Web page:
Marcel Salikhov, President of the Institute for Energy and Finance, commented to the Internet portal "Lenta.ru" on the likelihood of the energy crisis in Europe.
Despite the fact that the rise in gas prices turned out to be very painful for the entire European Union, most European countries have already developed measures to support their citizens, so no global crisis is expected in the near future, the economist Marcel Salikhov believes. In a conversation with Lenta.ru, he noted that Poland somewhat exaggerated the scale of the problem, especially given the fact that it consumes mostly coal.
Europe is on the verge of a huge energy crisis, which could soon have serious consequences, Mateusz Morawiecki, Polish Prime Minister said. “The level of the crisis may shake Europe in the coming weeks. Many enterprises can go bankrupt, and, the gas crisis can plunge millions of households, tens of millions of families into poverty <...> due to uncontrolled rise in prices throughout Europe ", - Moravetsky assessed the situation.
Salikhov agreed that due to high gas prices, the cost of heating, electricity, business expenses in the EU will inevitably rise. Nevertheless, it cannot be said that at the moment there are any problems with the supply. In addition, he noted that, although gas consumption is at low levels, they have not even approached the minimum for the last ten years.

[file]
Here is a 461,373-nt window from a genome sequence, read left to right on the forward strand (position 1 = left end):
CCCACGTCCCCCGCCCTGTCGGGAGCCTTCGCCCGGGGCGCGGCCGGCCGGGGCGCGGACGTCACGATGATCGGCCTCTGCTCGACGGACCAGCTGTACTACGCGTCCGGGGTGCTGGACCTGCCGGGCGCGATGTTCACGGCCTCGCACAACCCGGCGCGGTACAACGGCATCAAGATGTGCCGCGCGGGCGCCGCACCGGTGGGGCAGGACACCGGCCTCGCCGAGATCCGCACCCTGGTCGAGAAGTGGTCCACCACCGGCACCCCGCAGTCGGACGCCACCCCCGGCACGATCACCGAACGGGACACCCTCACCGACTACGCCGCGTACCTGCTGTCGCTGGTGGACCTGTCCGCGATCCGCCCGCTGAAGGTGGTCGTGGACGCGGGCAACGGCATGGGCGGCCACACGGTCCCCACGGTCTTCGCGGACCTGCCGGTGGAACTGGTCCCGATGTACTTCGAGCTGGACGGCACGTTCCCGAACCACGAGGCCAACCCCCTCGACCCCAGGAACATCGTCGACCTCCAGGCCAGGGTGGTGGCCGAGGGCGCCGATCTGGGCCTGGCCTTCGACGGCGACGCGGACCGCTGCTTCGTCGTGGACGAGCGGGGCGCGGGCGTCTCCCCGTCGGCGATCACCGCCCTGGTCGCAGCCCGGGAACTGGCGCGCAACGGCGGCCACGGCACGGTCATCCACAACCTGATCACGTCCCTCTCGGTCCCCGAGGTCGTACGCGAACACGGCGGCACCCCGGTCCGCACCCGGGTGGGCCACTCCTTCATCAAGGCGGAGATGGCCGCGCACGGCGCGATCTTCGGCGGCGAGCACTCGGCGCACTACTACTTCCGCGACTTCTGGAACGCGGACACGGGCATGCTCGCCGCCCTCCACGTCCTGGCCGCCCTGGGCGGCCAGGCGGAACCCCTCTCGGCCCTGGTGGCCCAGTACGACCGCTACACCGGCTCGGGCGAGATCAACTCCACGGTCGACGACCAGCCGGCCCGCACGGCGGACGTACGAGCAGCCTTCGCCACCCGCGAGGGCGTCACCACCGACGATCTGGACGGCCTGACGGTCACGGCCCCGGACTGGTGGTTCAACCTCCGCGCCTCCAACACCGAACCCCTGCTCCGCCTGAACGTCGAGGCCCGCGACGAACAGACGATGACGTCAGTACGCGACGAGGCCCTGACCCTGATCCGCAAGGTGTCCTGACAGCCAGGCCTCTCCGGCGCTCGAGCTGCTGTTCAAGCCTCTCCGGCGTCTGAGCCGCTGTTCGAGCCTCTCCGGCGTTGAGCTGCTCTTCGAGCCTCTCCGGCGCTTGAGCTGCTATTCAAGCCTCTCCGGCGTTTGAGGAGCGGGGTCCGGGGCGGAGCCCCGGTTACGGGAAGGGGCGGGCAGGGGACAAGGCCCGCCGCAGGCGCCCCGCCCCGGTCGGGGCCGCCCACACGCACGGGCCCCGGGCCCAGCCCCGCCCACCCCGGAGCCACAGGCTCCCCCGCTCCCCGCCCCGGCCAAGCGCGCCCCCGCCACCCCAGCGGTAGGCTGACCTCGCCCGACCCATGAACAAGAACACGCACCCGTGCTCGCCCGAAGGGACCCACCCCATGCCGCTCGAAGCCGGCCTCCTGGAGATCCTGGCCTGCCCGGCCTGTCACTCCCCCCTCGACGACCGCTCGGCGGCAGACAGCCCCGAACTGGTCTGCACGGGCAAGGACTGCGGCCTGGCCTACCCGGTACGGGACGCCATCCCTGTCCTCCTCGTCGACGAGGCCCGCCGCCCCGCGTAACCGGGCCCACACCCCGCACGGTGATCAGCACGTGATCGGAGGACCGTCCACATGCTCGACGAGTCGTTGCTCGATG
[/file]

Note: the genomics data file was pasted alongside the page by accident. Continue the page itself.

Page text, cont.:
He noted that it is rather strange to hear such statements from Poland, because the country extracts and consumes a lot of coal, which is a significant element in its energy sector, although this contradicts the pan-European climate agenda.
“European governments are already considering options for providing support to households, low-income citizens at the expense of the state budget, so on a union-wide basis, the rise in gas prices is not the factor that could bring down the entire economy,” Salikhov said. “Yes, this is a definite blow, the growth rate will slow down, but it’s impossible to say that Europe will collapse.”
“Of course, for Poland this is not only a financial, but also a social moment - mining cities provide jobs for a large number of the population. The country herself is not so much interested in Russian gas, but it also has no alternatives if a decision is made to move away from coal generation,” the economist concluded.
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